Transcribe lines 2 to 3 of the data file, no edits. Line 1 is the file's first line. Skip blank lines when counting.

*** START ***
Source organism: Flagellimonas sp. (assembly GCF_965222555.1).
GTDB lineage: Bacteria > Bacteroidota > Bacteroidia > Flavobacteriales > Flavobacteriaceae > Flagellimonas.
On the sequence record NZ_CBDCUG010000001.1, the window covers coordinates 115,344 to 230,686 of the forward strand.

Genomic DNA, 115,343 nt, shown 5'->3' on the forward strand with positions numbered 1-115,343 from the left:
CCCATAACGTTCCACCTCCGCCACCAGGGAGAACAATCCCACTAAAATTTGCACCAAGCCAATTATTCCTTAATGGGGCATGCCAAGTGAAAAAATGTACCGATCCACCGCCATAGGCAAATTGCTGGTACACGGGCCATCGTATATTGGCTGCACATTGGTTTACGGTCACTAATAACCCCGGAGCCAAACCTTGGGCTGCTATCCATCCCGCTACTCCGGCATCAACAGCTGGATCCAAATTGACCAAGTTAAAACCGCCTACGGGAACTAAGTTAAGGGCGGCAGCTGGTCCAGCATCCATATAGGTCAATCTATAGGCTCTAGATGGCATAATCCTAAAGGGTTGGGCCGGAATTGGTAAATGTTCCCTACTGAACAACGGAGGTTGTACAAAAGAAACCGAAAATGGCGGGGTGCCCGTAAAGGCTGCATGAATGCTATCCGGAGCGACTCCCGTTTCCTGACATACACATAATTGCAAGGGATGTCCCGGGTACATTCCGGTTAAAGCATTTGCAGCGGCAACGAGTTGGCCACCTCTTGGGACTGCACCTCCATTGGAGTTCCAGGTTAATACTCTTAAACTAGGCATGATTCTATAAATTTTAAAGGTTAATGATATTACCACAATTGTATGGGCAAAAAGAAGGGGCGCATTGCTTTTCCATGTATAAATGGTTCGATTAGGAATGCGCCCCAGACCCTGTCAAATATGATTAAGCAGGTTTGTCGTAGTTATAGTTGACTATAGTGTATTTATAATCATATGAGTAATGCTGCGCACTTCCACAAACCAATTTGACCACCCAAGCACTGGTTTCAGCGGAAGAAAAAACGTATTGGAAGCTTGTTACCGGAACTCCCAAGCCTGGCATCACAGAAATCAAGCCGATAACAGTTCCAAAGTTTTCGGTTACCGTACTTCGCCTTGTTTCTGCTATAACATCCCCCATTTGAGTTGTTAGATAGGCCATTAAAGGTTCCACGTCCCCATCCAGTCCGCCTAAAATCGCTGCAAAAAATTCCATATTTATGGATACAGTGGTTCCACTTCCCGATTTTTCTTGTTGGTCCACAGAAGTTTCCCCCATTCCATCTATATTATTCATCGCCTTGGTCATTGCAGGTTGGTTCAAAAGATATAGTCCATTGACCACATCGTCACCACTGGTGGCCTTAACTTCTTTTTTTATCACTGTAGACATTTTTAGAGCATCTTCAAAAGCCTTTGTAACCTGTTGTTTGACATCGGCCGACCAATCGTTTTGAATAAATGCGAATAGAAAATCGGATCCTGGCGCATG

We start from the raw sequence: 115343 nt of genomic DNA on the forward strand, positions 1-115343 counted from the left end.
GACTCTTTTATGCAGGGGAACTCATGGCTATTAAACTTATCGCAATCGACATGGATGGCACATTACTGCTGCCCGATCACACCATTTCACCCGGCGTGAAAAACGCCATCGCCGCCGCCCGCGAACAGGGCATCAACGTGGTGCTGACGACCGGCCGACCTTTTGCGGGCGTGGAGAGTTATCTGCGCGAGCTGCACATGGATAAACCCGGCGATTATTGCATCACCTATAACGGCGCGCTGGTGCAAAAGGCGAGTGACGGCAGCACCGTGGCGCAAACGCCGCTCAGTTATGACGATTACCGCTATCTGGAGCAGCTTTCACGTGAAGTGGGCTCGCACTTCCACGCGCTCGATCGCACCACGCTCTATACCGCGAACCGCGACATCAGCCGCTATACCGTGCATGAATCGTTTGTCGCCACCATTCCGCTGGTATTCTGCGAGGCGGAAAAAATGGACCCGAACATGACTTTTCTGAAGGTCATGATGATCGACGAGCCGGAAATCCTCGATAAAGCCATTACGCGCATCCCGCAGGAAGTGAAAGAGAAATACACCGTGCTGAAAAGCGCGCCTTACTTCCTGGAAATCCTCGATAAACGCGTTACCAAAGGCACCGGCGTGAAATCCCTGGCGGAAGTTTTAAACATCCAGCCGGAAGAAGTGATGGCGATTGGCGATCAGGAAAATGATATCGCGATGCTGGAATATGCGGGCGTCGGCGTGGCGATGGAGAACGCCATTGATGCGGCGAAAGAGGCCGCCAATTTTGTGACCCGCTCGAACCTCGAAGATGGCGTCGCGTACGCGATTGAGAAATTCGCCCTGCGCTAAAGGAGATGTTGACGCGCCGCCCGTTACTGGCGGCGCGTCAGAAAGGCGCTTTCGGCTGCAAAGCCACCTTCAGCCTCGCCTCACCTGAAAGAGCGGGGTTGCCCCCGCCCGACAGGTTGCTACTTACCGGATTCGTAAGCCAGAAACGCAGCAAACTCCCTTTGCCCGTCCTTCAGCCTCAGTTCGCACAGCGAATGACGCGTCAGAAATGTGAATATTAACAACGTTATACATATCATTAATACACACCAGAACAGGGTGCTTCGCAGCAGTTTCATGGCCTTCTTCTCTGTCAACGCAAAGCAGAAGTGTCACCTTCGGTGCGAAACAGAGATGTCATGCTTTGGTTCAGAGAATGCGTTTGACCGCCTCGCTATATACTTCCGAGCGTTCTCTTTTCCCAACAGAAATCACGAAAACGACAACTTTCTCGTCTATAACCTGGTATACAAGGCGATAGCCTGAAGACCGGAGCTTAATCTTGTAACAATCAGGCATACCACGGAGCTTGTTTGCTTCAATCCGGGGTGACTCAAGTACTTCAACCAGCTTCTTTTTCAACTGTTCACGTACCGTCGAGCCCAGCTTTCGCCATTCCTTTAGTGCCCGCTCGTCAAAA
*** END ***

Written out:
GTDB lineage: Bacteria > Bacteroidota > Bacteroidia > Flavobacteriales > Flavobacteriaceae > Flagellimonas.
On the sequence record NZ_CBDCUG010000001.1, the window covers coordinates 115,344 to 230,686 of the forward strand.